In 1988, shortly before the Winter Olympics got under way and amid rising concerns about the event suffering from good – which for the purposes of the Games would be bad – weather, 500 residents of Calgary with the surnames White, Winter or Snow gathered to perform a snow dance. The event concluded with them chanting “White winter snow, white winter snow, let it go!” before releasing helium balloons with their names on.
It did not help: warm winds soon arrived to melt much of what snow there was, temperatures peaked at 18.1°C and 33 events had to be rescheduled. “We simply must make better calculations when awarding future Winter Games,” grumbled Walter Troeger of the International Olympic Committee, an organisation that has since graduated from awarding winter events to places that might not have enough snow to giving them to places that will definitely not have any.
And so to the barren, brown wastelands that at least until the blizzards on Sunday surrounded many of Beijing’s venues, with athletes propelling themselves down the kind of unnatural smears of shocking white rarely witnessed since Adam Ant put away his face paint. There is no point doing snow dances at the Yanqing National Alpine Skiing Centre or at Big Air Shougang, the venue for the ski jumping because, however cold it is, they hardly get any. It is this, more than anything, that makes it an ideal host city.
The idea of awarding these Games only to snowy places is romantic but deeply flawed, akin to awarding the Summer Olympics only to inclement locations, getting them to build open-air swimming pools and then hoping it rains enough to fill them up before anyone dives in from a 10m platform. The difference between using a hose to fill an empty pool with water and some clever freezers to cover a dry hillside with snow is only one of – in several senses – degrees.
When Beijing was awarded the Games in 2015 the only rival bid came from Almaty, who used the pointed slogan “Keep it Real”. The Olympics long ago gave up on that. The Winter Olympics has relied on fake snow since at least 1964, when the slopes in Innsbruck were constructed using 22,000 ice bricks carved from nearby Lake Herzsee, topped by 25,000 cubic metres of snow hand-lugged from the Brenner Pass and more created by experimental American air compressors. “The runs look peculiar as they plunge twistingly downhill through brown meadows where, one believes, cows will appear any day to munch the spring grass,” wrote the New York Times.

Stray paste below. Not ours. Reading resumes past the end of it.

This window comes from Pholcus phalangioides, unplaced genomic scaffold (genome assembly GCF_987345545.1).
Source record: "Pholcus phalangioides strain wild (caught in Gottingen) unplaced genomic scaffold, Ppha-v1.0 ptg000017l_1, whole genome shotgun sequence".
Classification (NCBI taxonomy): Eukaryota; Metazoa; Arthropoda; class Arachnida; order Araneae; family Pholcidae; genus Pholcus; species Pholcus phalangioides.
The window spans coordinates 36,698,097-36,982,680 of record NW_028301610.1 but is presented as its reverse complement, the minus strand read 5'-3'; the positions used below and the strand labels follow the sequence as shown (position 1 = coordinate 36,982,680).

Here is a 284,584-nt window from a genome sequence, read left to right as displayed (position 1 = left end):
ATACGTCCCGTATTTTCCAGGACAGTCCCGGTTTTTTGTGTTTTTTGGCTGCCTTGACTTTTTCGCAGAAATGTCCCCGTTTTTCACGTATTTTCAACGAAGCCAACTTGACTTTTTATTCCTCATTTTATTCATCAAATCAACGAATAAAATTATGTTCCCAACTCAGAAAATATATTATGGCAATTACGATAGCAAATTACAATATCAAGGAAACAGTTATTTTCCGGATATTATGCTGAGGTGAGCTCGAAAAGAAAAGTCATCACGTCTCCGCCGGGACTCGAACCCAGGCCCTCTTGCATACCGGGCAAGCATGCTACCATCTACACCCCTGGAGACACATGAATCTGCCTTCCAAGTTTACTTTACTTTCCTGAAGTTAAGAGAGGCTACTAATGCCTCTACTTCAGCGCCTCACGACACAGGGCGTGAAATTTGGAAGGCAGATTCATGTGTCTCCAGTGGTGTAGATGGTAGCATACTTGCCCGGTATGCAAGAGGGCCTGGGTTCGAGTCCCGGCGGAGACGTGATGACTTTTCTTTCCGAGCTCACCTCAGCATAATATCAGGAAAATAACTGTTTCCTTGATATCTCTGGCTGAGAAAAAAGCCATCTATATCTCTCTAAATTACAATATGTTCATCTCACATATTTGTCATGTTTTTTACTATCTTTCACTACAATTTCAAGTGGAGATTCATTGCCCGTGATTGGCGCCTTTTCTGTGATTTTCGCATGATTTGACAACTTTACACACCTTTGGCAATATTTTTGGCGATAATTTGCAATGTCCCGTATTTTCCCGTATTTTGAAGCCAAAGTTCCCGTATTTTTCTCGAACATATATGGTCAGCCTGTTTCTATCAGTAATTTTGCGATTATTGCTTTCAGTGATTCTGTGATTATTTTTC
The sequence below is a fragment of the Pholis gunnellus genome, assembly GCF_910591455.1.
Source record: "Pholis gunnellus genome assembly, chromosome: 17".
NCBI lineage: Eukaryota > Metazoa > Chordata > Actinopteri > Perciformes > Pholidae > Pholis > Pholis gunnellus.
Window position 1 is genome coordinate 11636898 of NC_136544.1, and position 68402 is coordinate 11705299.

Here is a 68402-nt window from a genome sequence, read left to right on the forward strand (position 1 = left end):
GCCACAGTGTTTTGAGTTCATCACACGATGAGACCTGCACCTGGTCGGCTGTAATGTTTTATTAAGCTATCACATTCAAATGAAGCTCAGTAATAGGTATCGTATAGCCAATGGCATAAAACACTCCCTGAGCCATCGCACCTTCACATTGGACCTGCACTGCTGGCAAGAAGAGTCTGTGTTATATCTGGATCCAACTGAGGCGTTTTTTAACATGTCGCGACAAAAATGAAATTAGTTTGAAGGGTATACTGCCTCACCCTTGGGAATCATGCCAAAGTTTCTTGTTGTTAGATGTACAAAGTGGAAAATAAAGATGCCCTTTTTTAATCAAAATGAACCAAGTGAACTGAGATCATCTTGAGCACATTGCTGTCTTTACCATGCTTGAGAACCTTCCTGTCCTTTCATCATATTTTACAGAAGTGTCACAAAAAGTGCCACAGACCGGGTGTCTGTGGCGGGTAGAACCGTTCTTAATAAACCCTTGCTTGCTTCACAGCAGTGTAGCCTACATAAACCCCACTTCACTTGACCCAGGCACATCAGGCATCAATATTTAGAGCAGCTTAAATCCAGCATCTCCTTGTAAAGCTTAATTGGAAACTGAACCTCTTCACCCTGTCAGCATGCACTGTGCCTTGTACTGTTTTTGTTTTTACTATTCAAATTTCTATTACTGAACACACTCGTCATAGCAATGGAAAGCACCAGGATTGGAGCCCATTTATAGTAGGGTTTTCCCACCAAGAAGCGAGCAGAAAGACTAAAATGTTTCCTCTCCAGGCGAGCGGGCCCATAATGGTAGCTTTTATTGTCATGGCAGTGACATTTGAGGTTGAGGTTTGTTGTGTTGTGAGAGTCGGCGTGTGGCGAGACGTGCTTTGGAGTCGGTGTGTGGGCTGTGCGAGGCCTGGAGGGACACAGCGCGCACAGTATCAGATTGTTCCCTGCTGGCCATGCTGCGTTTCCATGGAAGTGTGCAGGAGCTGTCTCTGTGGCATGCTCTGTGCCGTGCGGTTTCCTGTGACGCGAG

But, beyond the hassle of importing or creating snow, warm winter weather has led to some of the great Olympic injustices, foremost among them the tale of Irving Jaffee, a young American who in 1928 headed to St Moritz hoping for speed skating glory. Jaffee was an interesting character, a frustrated wannabe baseball player and protégé of the great Norval Baptie, speed and figure skater, inventor of the airplane spin – performed with the male skater holding his partner by one hand and an ankle – and world record-holder in the disciplines of barrel jumping and stilt skating.
In St Moritz that year a warm wind and heavy rain ruined many events – the 50km cross-country skiing was contested, very slowly, in temperatures that peaked at 25C – and the 10,000m speed skating became a race against time as much as anything else. As the ice melted, the event neared its conclusion with Jaffee in the lead, only a handful of stragglers and no-hopers still to go and the Norwegian favourite Bernt Evensen out of contention, the Norwegian referee suddenly declared it abandoned.
The Americans appealed – “We don’t want to raise a row,” said their splendidly named official Gustavus T Kirby. “We prefer to win the race on the ice, not in committees, but this action does not seem fair to us.” The IOC agreed and awarded Jaffee the gold only for the International Skating Commission – led by another Norwegian – to overturn the decision on the tenuous basis that US’s appeal had not been received by them within the stipulated three hours of the race’s cancellation. That night many skaters – including Evensen himself – gathered to protest against the decision, but to no avail.
Jaffee demanded a rerun. “This is a tough break,” he said, “but I will race them again on skates, skis or at foot-running.” Sadly by then all the ice had melted and many competitors had gone home, so Jaffee had to wait four years to right the wrong.
In 1932 Lake Placid hosted the Games and more weather worries. The Scotsman described a venue featuring “black mountainsides, rough with rocks instead of being soft white slopes of snow; bobsleigh runs down which not happy parties of winter sportsmen but streams of thaw-water are coursing; and anxious villagers whose vision of prosperity is, like the snow, slowly melting before their eyes”. Among other problems the meltwater created a large pond precisely where the ski jumpers came to earth, forcing them to attempt their second runs while shivering and soaking wet. “It led,” the British Olympic Committee noted, dryly, “to a lot of complaints.”
With admirable prescience Lake Placid had constructed the Olympics’ first artificially frozen skating rink, so the only thing threatening to stop Jaffee racing was the antisemitism of his own teammates, which was so virulent that he ended up – at the suggestion of one of the coaches – in a boxing ring with one of them two days before the 5,000m final and eventually fled the Olympic Village altogether (the Games was based around the spectacular local golf club, founded by the fiercely antisemitic Melvil Dewey, which had a strict policy of not admitting dogs or Jews). He won that event and the 10,000m, with Evensen among those left in his wake in both races, to create a tale of redemption so satisfying one would need ice in one’s veins not to feel warmed by it. In that case I would suggest keeping quiet about it or the IOC might try to host an event in you.